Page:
Radiator Optimisation

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Function

Control Method Fixed Temperature Weather Compensating Chrono Compensating (Heatweb)
Return Temperatures High Low Low
Radiator Temperatures High Low. Users often complain radiators are never hot Varied. Hot when needed.
Startup Fastest Slow Fast
Setup Set to fixed temperature Adjust compensation curve to match property Self adjusting, no setup
Towels on radiators Stays hot, return gets hotter Output drops Supply temperature increases to satisfy room temperature.

Before

Fixed setpoint results in high return temperatures and HIU limiting output on return limit.

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Experimenting

First attempts at compensating flow temperature were too slow. Time between room stat calls is too variable.

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Speeding up improved this.

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Increasing temperatures too fast results in overshoot.

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Reducing temperatures too slowly causes overshoot.

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Starting to look impressive.

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First Working Version

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Refining

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Working Nicely

The room thermostat is calling regularly, meaning it is around setpoint at all times of steady operation.

The average return temperature is reduced from the initial 65C to 35C, even with the initial daily startup where return temperatures are higher.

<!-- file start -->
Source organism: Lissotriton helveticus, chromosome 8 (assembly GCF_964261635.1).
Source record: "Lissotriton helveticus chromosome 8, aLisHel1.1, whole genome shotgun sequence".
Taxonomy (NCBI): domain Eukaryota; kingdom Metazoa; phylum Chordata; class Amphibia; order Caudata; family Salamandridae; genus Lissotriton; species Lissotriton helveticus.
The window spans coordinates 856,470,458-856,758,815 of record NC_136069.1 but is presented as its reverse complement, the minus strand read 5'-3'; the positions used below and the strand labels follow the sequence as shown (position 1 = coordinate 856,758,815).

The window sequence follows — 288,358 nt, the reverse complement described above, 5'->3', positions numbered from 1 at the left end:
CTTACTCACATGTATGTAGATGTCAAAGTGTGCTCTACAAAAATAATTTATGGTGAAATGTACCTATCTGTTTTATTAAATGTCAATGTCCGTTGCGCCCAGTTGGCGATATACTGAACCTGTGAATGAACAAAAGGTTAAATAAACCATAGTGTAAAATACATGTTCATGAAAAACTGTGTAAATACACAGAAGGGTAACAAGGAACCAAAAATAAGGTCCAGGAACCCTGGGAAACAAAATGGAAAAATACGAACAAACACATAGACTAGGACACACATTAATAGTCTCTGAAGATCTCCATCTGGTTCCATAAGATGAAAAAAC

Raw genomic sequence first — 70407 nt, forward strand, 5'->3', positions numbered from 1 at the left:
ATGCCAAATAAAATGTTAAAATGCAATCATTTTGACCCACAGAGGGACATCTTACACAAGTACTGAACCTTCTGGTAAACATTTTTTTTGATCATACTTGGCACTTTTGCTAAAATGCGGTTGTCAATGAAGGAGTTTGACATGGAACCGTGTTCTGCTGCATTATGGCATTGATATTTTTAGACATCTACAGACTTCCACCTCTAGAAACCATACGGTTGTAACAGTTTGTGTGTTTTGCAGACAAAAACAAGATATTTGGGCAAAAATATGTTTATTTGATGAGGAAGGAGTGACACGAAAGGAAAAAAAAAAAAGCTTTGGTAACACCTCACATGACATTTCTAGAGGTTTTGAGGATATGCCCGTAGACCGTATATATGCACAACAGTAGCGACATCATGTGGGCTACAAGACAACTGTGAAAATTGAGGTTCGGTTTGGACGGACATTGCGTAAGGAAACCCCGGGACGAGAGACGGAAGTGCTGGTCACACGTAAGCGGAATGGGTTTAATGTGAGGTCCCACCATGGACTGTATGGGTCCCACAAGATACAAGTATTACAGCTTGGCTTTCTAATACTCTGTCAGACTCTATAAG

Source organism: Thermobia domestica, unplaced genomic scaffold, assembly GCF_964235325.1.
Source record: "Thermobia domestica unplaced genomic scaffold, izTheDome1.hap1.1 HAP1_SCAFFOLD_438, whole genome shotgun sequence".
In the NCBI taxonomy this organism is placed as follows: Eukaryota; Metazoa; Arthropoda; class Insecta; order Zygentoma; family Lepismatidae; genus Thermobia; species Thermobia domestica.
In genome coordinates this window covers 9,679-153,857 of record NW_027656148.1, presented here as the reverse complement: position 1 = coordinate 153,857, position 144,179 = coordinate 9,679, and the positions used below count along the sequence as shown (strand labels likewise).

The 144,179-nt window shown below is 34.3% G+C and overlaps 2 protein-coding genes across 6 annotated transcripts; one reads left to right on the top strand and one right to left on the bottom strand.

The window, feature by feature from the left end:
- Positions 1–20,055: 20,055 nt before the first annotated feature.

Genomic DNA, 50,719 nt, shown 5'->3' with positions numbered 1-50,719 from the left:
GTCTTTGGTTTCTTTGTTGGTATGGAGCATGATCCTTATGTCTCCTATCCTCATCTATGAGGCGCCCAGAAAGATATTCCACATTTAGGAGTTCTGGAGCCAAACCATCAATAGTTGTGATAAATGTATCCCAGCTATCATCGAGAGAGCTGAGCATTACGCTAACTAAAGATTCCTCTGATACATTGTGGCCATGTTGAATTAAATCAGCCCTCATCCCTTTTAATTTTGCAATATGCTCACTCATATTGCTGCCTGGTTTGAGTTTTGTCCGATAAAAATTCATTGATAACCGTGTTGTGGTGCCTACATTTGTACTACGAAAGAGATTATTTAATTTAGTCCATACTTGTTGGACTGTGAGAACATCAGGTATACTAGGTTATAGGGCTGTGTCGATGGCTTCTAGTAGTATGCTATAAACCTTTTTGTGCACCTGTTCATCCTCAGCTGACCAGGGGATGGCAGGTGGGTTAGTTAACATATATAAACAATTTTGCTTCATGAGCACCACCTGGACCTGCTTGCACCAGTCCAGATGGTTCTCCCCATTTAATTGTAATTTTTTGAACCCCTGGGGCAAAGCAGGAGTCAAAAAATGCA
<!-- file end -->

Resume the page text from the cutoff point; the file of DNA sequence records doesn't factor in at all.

Green: Room Stat
Red: CH Setpoint
Brown: Outside Temperature

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Results

The room thermostat is calling regularly. The average return temperature is reduced from the initial 65C to 35C.

The initial daily startup allows temperatures to run higher to achieve setpoint quickly. The initial temperatures is regulated a little to prevent overshoot.

This data details over a week of operation, with outside temperatures between 0C and 10C throughout. The heating is maintained throughout with low VWART performance.

Radiators have not been touched at any stage and sit at the original 10C balancing. All updates have been remote on HIU logic.

Green: Room Stat
Red: CH Setpoint
Brown: Outside Temperature
Orange: Network Return Temperature (CH)

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Improvements

There is an argument that leaving heating on constantly overcomes the morning surges in heating demand. That is undoubtable.

However, whether this translates to net gain on energy is open to further analysis. Heat is saved by having no load for significant periods. And some people like it colder overnight.

From the data so far it would appear beneficial to at least have a startup period, where heating ramps up slowly. This can be achieved in two ways:

  • Set programmable room thermostat to come on earlier at a lower temperature (e.g. 17C), with a change to user set temperature (e.g. 21C) at normal start time.
  • Use an Optimum Start function on the room thermostat, which should learn to come on earlier as we limit startup temperatures.

A further improvement can be seen from the data. It is clear that a return temperature of 35C would suffice, certainly if radiators were balanced to a higher temperature drop.

Fitting Return Temperature Limiting valves to each radiator (TRVs no longer required) would allow flow temperatures to be raised initially without sacrificing return temperatures.

It is also clear from the data that even with RTL valves there is gain to be had in reducing return temperatures below their 35C limits. A combination of Chrono-Compensating control and RTL valves would offer the best solution.

Comparison

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